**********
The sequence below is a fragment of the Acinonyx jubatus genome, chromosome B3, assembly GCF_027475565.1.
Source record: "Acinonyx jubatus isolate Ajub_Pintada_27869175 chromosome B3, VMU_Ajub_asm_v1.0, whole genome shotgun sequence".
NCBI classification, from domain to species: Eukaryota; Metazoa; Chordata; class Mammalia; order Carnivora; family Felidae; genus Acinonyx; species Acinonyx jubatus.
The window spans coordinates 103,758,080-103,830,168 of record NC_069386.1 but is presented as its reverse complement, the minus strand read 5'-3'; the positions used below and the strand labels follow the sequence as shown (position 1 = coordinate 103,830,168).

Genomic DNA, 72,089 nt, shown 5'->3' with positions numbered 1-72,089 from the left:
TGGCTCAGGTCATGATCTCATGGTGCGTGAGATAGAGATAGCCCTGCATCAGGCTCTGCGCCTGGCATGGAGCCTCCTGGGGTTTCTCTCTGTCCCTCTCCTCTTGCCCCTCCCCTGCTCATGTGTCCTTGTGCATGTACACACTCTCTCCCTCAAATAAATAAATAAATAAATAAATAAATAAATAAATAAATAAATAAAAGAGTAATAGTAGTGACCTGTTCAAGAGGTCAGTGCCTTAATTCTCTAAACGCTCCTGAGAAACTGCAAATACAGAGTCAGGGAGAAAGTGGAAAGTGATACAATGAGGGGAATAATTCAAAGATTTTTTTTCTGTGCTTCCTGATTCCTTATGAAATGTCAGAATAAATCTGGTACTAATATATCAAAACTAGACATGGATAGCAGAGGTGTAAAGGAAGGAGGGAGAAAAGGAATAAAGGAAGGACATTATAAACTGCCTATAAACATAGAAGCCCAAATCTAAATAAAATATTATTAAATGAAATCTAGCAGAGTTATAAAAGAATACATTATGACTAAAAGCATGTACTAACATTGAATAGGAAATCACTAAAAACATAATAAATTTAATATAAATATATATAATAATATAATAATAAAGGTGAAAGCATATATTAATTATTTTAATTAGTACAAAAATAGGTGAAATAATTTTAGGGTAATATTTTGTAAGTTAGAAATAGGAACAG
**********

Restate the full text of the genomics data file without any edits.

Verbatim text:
The sequence below is a fragment of the Acinonyx jubatus genome, chromosome B3, assembly GCF_027475565.1.
Source record: "Acinonyx jubatus isolate Ajub_Pintada_27869175 chromosome B3, VMU_Ajub_asm_v1.0, whole genome shotgun sequence".
NCBI classification, from domain to species: Eukaryota; Metazoa; Chordata; class Mammalia; order Carnivora; family Felidae; genus Acinonyx; species Acinonyx jubatus.
The window spans coordinates 103,758,080-103,830,168 of record NC_069386.1 but is presented as its reverse complement, the minus strand read 5'-3'; the positions used below and the strand labels follow the sequence as shown (position 1 = coordinate 103,830,168).

Genomic DNA, 72,089 nt, shown 5'->3' with positions numbered 1-72,089 from the left:
TGGCTCAGGTCATGATCTCATGGTGCGTGAGATAGAGATAGCCCTGCATCAGGCTCTGCGCCTGGCATGGAGCCTCCTGGGGTTTCTCTCTGTCCCTCTCCTCTTGCCCCTCCCCTGCTCATGTGTCCTTGTGCATGTACACACTCTCTCCCTCAAATAAATAAATAAATAAATAAATAAATAAATAAATAAATAAATAAAAGAGTAATAGTAGTGACCTGTTCAAGAGGTCAGTGCCTTAATTCTCTAAACGCTCCTGAGAAACTGCAAATACAGAGTCAGGGAGAAAGTGGAAAGTGATACAATGAGGGGAATAATTCAAAGATTTTTTTTCTGTGCTTCCTGATTCCTTATGAAATGTCAGAATAAATCTGGTACTAATATATCAAAACTAGACATGGATAGCAGAGGTGTAAAGGAAGGAGGGAGAAAAGGAATAAAGGAAGGACATTATAAACTGCCTATAAACATAGAAGCCCAAATCTAAATAAAATATTATTAAATGAAATCTAGCAGAGTTATAAAAGAATACATTATGACTAAAAGCATGTACTAACATTGAATAGGAAATCACTAAAAACATAATAAATTTAATATAAATATATATAATAATATAATAATAAAGGTGAAAGCATATATTAATTATTTTAATTAGTACAAAAATAGGTGAAATAATTTTAGGGTAATATTTTGTAAGTTAGAAATAGGAACAG